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Schwartzel faces a left-edge 12-footer to take sole possession of the lead for the first time. He knows what's at stake.
Schwartzel: You can't miss the leader boards at Augusta. They're so big. So if a guy at Augusta says he never sees a leader board, he's lying. I believe everyone always knows what's going on.
Schwartzel pours in his putt to reach 13 under. Walking up the 18th fairway, Scott hears the cheers and knows he is now one behind.
Scott: I was up the right side of the fairway. I couldn't hit a straight shot to the pin; I had to move it left to right slightly because the trees were tight. I cut it a bit too much. It wasn't a bad shot, I simply didn't get any of the funnel toward the hole.
His ball stops 30 feet from the flag. Day feeds his second shot off the green's slope to within eight feet. As they walk to the green, Scott gives his longtime friend a low five.
Day: We had a blast out there. We were talking, having fun. It was a lot easier, I'll tell you that much, to play with Adam.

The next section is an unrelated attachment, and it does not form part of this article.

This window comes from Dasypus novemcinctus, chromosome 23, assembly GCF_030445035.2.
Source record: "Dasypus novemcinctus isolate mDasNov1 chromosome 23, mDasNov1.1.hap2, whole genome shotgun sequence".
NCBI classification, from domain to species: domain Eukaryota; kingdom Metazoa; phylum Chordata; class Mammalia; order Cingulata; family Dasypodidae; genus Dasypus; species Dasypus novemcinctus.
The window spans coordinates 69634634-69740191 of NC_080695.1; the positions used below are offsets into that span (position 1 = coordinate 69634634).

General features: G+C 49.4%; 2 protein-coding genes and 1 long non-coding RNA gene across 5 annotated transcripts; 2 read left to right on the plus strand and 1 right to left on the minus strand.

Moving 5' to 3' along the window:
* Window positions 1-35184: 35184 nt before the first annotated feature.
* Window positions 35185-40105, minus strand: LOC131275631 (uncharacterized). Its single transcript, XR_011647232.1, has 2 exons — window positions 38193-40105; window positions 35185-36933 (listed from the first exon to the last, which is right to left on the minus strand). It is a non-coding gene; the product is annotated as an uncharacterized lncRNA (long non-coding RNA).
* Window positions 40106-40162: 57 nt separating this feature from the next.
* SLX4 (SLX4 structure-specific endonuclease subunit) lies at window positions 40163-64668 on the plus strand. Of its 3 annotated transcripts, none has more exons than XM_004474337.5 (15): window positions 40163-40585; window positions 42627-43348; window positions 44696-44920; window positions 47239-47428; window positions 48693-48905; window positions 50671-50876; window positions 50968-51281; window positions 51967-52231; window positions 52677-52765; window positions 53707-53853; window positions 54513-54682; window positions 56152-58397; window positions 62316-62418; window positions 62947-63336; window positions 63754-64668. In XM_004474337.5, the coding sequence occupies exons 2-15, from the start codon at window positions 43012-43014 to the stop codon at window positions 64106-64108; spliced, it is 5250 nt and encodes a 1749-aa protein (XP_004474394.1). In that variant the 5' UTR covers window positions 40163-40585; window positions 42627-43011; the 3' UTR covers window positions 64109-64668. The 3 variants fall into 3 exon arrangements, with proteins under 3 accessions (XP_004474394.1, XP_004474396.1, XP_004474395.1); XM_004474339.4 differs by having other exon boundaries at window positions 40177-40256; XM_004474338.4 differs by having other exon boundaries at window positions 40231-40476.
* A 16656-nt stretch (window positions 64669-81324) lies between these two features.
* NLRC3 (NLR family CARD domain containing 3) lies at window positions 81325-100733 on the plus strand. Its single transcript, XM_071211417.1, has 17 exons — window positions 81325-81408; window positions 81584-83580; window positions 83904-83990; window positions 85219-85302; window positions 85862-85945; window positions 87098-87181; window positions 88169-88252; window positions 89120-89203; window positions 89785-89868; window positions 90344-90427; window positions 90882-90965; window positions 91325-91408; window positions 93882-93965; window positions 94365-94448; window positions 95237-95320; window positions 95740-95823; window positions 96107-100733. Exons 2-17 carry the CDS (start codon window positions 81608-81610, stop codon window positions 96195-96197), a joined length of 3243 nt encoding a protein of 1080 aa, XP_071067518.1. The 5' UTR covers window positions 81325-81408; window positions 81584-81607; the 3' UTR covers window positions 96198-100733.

Schwartzel arrives at the 18th tee as Scott and Day are studying their birdie putts. He must decide how aggressively to play the final hole.
Schwartzel: Whenever you're standing on the 18th tee with a one-shot lead at Augusta, it's not easy. That little tunnel gets very narrow. The whole week I hit three-woods to take the bunkers out of play, and I felt that I needed to hit a driver [this time]. I had been hitting my driver well, and I decided I'm going to lash it. I hit it way up there.
Scott is the first to putt.
Scott: I knew I had to make it. That's why I kind of gave my putt a good run. It was never on a good line, but the last thing you do in that position is leave it short. I thought, I may not ever be in this position again.